Bernie Sanders Wants Congress To Treat Big Pharma Like Big Tobacco

The senator wants legislation and a hearing to address pharmaceutical companies' role in the opioid epidemic.
Sen. Bernie Sanders (I-Vt.) wrote his fellow Senators that the opioid crisis "did not happen in a vacuum."
Sen. Bernie Sanders (I-Vt.) wrote his fellow Senators that the opioid crisis "did not happen in a vacuum."

WASHINGTON ― Sen. Bernie Sanders (I-Vt.) called Monday for the Senate to hold pharmaceutical companies accountable for any role they’ve played in fueling the opioid epidemic that has spread despair in his state and across the U.S.  

In a letter to Sen. Lamar Alexander (R-Tenn.), the chairman of the committee on health, education, labor and pensions, Sanders encouraged him to hold hearings on the matter just as the Senate had once compelled Big Tobacco executives to testify about the deadly hazards of smoking.

“That committee had the courage to demand that the leading executives of the tobacco industry tell the American people what they knew and when they knew that tobacco was addictive … and had killed millions of people,” Sanders wrote. “Though all denied under oath believing tobacco was addictive, we now know they were lying. But the hearing eventually led to real change,” with the Food and Drug Administration regulating tobacco and the rate of smoking in the U.S. at a record low.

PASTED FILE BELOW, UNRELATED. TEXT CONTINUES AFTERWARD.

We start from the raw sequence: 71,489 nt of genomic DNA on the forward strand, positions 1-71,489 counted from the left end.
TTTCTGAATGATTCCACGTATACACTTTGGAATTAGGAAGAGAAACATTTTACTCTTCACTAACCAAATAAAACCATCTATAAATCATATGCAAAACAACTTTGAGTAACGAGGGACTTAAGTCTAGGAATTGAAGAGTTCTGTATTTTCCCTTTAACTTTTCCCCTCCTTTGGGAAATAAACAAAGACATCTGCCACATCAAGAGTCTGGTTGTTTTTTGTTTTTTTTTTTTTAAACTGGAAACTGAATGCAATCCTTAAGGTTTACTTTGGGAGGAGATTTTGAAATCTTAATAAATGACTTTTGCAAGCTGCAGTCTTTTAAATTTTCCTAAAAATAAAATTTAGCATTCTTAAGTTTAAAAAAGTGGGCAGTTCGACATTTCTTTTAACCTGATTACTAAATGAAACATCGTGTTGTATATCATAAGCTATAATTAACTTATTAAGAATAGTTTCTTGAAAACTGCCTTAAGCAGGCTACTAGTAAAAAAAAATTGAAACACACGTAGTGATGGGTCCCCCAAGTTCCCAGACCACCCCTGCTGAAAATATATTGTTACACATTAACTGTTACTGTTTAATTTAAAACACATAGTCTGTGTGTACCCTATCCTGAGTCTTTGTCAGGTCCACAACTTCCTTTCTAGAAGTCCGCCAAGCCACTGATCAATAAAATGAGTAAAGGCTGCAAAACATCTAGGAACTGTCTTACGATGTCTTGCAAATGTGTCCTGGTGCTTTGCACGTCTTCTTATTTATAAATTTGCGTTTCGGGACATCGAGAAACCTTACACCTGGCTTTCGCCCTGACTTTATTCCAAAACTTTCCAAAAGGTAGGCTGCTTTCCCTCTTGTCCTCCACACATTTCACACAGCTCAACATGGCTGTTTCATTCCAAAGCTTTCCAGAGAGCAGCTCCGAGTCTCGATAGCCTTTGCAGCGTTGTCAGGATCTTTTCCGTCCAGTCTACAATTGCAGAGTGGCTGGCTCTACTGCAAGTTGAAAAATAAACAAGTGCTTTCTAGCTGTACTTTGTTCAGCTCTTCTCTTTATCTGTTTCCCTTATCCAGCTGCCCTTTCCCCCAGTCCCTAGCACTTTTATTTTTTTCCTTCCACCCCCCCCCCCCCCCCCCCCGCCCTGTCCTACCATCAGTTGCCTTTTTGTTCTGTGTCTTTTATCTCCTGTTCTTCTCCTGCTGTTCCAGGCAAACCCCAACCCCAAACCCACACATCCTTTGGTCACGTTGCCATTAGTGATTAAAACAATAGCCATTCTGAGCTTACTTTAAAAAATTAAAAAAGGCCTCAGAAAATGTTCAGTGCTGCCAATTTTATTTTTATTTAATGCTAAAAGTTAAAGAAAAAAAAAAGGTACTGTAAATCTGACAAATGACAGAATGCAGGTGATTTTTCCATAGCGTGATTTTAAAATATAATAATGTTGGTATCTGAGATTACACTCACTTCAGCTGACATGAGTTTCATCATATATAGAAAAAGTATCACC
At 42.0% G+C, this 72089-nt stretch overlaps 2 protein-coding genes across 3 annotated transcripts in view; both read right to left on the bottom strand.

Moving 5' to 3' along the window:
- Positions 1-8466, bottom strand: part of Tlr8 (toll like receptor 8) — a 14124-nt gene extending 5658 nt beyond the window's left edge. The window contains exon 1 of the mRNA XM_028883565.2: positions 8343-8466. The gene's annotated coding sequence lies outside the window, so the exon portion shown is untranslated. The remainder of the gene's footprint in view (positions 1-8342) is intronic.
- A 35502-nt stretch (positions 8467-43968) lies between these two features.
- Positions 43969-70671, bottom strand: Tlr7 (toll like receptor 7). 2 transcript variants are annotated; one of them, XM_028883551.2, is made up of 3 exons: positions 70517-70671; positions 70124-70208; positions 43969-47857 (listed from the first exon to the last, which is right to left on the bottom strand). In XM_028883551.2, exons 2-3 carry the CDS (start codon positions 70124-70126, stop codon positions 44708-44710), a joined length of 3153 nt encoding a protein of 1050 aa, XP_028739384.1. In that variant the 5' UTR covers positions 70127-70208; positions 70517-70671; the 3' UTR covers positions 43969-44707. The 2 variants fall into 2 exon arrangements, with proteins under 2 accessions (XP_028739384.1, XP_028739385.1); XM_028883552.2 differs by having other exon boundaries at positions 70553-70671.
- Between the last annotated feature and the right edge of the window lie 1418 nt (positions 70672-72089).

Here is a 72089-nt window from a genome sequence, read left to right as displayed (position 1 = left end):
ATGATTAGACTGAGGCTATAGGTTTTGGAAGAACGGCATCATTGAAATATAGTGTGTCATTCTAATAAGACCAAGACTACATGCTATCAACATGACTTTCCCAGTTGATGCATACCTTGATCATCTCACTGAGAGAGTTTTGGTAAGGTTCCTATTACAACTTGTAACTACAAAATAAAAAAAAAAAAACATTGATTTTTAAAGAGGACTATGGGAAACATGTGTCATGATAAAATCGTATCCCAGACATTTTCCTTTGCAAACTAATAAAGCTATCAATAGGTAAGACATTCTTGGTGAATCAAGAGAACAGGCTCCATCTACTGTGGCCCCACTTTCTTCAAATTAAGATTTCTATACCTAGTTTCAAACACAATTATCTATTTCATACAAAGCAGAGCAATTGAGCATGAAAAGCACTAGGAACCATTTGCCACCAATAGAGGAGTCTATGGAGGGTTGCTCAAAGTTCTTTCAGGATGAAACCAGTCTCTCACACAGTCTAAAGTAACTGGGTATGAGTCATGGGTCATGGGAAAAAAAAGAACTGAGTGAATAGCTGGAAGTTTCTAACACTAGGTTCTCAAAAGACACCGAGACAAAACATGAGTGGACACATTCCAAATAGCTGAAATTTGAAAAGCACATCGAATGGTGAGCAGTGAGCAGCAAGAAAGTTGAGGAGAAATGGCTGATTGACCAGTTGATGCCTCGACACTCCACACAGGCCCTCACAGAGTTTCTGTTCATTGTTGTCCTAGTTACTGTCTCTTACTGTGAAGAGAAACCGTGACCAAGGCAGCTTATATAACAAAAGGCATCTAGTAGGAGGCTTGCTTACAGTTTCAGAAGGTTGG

Sanders pointed out that the hearing helped states reach massive settlements with the tobacco industry. Several local jurisdictions have already filed lawsuits against painkiller manufacturers. Some have already received settlements. The opioid crisis, Sanders, wrote, “did not happen in a vacuum.” He praised investigative journalists for exposing Big Pharma’s lies about opioid painkillers not being addictive and how small-town pharmacies were flooded with opioids.

“Yet, while some of these companies have made billions each year in profits, not one of them has been held fully accountable for its role in this crisis,” Sanders wrote. “Individual states have received small settlements from companies after taking legal action, but not nearly enough to pay for the costs associated with the opioid epidemic. The states cannot do it alone.”

Sanders sees an economic cost as well as a human cost to the epidemic. And he wants the industry to be liable for the economic costs. Sanders noted in his letter that he plans to introduce legislation that would in part require companies to reimburse communities for the devastating economic consequences that their painkillers have caused.  

In a recent hearing, Alexander focused on state efforts to combat the epidemic. And at a hearing last month, Alexander called just one witness: a reporter who had written a book on the heroin trade and its effect in Ohio. The reporter acknowledged that he had no expertise in making any policy recommendations.

Alexander’s office said it plans to hold more hearings on the opioid epidemic, including one later this week. The office is in the process of considering Sanders’ letter. 

“More and more has come to light about pharmaceutical companies’ knowledge of the addictive properties of opioids,” says Josh Miller-Lewis, a Sanders spokesman. “With that new information, Sen. Sanders believes we must finally hold pharmaceutical companies accountable for their role in the opioid epidemic.”